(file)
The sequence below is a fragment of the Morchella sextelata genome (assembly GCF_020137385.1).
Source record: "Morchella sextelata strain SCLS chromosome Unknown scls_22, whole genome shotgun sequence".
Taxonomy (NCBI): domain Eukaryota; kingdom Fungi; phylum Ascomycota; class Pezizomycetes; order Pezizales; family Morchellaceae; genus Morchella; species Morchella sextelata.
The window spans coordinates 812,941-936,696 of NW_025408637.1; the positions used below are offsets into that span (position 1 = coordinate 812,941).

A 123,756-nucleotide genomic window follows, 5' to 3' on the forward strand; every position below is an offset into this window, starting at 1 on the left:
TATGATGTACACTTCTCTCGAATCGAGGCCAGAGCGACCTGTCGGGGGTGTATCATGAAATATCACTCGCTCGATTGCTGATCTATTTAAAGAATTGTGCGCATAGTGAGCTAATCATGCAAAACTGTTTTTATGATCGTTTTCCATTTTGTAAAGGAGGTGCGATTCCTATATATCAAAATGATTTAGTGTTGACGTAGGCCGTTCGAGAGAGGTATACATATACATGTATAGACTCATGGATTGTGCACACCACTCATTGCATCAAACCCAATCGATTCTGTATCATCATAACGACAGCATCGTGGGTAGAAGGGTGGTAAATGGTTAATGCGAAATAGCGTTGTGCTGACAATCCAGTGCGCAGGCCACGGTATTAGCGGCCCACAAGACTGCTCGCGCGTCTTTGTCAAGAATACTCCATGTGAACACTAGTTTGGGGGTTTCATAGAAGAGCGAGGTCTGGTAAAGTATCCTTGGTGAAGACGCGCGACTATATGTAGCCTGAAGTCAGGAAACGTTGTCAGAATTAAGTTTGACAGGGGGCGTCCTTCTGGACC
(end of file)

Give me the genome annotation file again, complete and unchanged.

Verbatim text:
The sequence below is a fragment of the Morchella sextelata genome (assembly GCF_020137385.1).
Source record: "Morchella sextelata strain SCLS chromosome Unknown scls_22, whole genome shotgun sequence".
Taxonomy (NCBI): domain Eukaryota; kingdom Fungi; phylum Ascomycota; class Pezizomycetes; order Pezizales; family Morchellaceae; genus Morchella; species Morchella sextelata.
The window spans coordinates 812,941-936,696 of NW_025408637.1; the positions used below are offsets into that span (position 1 = coordinate 812,941).

A 123,756-nucleotide genomic window follows, 5' to 3' on the forward strand; every position below is an offset into this window, starting at 1 on the left:
TATGATGTACACTTCTCTCGAATCGAGGCCAGAGCGACCTGTCGGGGGTGTATCATGAAATATCACTCGCTCGATTGCTGATCTATTTAAAGAATTGTGCGCATAGTGAGCTAATCATGCAAAACTGTTTTTATGATCGTTTTCCATTTTGTAAAGGAGGTGCGATTCCTATATATCAAAATGATTTAGTGTTGACGTAGGCCGTTCGAGAGAGGTATACATATACATGTATAGACTCATGGATTGTGCACACCACTCATTGCATCAAACCCAATCGATTCTGTATCATCATAACGACAGCATCGTGGGTAGAAGGGTGGTAAATGGTTAATGCGAAATAGCGTTGTGCTGACAATCCAGTGCGCAGGCCACGGTATTAGCGGCCCACAAGACTGCTCGCGCGTCTTTGTCAAGAATACTCCATGTGAACACTAGTTTGGGGGTTTCATAGAAGAGCGAGGTCTGGTAAAGTATCCTTGGTGAAGACGCGCGACTATATGTAGCCTGAAGTCAGGAAACGTTGTCAGAATTAAGTTTGACAGGGGGCGTCCTTCTGGACC